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  • Writer's pictureValerie A. Higgs

AFI #100: Ben Hur (1959)

Updated: Jan 23, 2023


As Jesus Christ reaches adulthood, two childhood best friends “break up” – one a Jewish prince, the other a Roman Tribune newly appointed to the region where they grew up. When they have a disagreement, the Tribune exacts his revenge when an unfortunate accident happens. He throws the prince in jail, along with his innocent mother and sister. The prince stews over this betrayal while serving as a gallery slave and, due to the kindness of strangers, rises from the ashes to seek vengeance upon his formerly beloved friend.

I hadn’t seen this movie in a long while – the first time I saw it was when I was a kid, and it was on television. I vaguely remembered it; the galley scene, the lepers, the chariot race – but I didn’t remember how it all hung together.

I believe I saw The Ten Commandments first, which introduced me to Charlton Heston, and I also vaguely remember thinking that Moses was in another movie.

For this challenge, I kind of dreaded having to watch the movie again since it was 3 hours and 42 minutes long. Wasn’t a fan of wasting an entire day off. I put this off long enough that I procrastinated by watching the movies for episode 2 and 3 first. It just seemed too daunting, and I was kicking myself a little for creating this challenge for myself.

I’m glad I did!

Ben-Hur was an Academy Award winning movie for both director William Wyler and composer Miklós Rózsa. It was considered Rózsa’s masterpiece and one of the longest films scores ever composed. I had forgotten how great the score was and I was happy that the movie had a proper Overture. Miklós won an Oscar for scoring one of my top three Hitchcock films, Spellbound, with Ingrid Bergman and Gregory Peck.

I watched this on a day off for the Christmas 2022 holiday, so it’s a bit timely. The movie starts off with Jesus’ birth.

The production value was mind boggling. The chariot race scene apparently cost a quarter of the budget, which was a cool $4 million dollars. The set was amazing, the costumes wonderful, and the cast was pitch perfect.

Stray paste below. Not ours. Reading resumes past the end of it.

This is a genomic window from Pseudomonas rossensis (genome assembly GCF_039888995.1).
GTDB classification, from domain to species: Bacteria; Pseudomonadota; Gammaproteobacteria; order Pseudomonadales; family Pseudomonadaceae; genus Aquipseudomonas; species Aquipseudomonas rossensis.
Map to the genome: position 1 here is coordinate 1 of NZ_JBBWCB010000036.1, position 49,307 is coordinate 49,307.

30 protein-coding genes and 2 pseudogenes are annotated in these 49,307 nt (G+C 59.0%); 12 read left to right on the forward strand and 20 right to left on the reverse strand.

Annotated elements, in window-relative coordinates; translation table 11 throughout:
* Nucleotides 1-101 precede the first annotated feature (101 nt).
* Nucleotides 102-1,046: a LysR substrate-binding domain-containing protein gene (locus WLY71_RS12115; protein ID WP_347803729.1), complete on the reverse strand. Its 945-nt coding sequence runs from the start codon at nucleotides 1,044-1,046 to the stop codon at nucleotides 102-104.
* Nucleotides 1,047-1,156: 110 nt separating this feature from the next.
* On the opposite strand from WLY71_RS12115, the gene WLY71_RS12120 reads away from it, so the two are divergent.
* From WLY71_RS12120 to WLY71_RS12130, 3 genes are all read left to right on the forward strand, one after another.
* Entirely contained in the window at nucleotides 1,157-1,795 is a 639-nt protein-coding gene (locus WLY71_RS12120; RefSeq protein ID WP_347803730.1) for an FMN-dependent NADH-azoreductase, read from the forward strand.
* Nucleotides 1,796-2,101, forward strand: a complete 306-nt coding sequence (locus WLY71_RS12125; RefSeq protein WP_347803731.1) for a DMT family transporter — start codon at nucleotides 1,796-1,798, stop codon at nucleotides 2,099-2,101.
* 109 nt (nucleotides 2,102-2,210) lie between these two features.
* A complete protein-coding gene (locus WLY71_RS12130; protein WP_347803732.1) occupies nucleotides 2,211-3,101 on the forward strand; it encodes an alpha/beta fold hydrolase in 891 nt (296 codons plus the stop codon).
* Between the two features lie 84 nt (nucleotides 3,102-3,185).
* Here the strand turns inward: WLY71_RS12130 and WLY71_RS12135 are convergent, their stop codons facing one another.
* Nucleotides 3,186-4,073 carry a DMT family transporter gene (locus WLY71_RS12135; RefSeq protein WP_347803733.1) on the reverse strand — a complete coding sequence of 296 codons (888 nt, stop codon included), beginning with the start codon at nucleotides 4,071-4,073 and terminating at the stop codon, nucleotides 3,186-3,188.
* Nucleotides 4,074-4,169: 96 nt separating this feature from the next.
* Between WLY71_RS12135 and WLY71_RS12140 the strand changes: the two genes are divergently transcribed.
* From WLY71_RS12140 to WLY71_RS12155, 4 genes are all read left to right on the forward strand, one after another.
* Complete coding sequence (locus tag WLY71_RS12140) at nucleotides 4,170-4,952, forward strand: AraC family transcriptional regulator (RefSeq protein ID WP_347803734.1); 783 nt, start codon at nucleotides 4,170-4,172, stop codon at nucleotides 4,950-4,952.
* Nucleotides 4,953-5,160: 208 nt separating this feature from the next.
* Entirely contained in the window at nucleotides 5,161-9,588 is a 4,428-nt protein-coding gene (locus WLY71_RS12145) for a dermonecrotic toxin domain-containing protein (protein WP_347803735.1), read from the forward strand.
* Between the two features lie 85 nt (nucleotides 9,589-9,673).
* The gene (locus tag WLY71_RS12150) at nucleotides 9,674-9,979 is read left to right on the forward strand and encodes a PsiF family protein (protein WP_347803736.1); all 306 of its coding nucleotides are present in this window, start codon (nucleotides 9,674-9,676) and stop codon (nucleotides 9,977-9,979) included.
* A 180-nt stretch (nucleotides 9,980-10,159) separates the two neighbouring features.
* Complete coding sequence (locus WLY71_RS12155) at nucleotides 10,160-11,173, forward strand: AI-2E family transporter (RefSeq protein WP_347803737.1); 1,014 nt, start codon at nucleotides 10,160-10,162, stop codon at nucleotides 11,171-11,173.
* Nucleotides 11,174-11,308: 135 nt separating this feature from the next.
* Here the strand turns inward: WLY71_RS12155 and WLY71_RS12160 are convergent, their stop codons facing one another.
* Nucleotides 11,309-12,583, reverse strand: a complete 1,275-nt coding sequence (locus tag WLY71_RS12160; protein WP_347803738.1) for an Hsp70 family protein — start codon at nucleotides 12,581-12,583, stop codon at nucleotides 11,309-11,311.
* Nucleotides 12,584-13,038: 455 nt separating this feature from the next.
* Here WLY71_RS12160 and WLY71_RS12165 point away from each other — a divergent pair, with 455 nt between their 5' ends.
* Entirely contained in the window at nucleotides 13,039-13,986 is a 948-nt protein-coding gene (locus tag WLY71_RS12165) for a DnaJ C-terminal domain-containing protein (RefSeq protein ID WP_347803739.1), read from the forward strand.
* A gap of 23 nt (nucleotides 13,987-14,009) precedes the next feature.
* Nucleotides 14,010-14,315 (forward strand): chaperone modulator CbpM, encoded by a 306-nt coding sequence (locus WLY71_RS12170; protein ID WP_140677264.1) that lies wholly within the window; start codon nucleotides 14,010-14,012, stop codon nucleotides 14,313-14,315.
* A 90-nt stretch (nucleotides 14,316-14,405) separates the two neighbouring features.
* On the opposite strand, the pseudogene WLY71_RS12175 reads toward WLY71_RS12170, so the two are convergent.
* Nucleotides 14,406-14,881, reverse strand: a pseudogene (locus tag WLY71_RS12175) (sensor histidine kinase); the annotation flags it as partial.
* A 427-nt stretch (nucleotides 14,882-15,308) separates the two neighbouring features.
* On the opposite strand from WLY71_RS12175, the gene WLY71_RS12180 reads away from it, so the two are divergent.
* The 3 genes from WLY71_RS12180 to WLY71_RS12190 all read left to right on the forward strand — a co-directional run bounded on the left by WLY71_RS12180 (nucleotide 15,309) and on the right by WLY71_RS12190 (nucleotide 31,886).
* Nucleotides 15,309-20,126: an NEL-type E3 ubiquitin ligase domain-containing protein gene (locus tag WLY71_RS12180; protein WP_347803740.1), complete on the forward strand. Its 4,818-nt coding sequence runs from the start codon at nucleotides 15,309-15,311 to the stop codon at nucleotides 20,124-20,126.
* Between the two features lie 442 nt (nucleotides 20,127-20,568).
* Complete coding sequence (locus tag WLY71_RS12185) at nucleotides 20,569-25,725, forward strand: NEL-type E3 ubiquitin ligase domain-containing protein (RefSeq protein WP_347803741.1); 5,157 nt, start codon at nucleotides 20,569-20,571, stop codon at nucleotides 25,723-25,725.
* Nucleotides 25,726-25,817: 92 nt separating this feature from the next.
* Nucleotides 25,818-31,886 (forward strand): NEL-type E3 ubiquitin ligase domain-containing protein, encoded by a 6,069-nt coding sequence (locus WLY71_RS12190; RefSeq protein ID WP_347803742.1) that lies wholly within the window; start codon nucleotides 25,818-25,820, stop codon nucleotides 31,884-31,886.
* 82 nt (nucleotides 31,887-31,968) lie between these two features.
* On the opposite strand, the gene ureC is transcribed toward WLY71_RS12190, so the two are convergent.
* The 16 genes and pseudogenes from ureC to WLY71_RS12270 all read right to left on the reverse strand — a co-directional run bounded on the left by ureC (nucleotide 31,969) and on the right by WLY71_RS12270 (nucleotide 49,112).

The standout to me was Ben-Hur’s love interest, Esther, played by Haya Harareet, an Israeli actress and screen writer who just passed last year. The love she had for Ben-Hur and his family! Wow! I’m guessing that she was the ideal woman in the 1950s.

Speaking of the 1950s, I like the little eff you to McCarthyism when Ben-Hur didn’t name names to Messala.

The other notable feature was the intense homoerotic nature of Ben-Hur and Messala’s relationship. I kept hearing about it but didn’t notice as a child back in the late 1970s when I saw the movie. Watching it now, it really hit me between the eyes.

One of the things I like the most about watching “old” movies like this is you see where later directors come up with their ideas. The most direct homage to Ben-Hur is Gladiator. There were a few moments in the score during the galley slave scene on the boat reminded me of the war scene at the beginning of Gladiator.

A fun homage to Ben-Hur was in the movie Grease during the race scene. Let me know if you catch it.

I’m glad that I took the time to watch the movie, though I dreaded the length, and lost a little focus during a scene with Pontius Pilate. I mostly got on my phone or computer when I was trying to research something about the movie. Which is a nice switch.

The movie is long, but the music is great. There’s an intermission, so take your time. It’s worth it.

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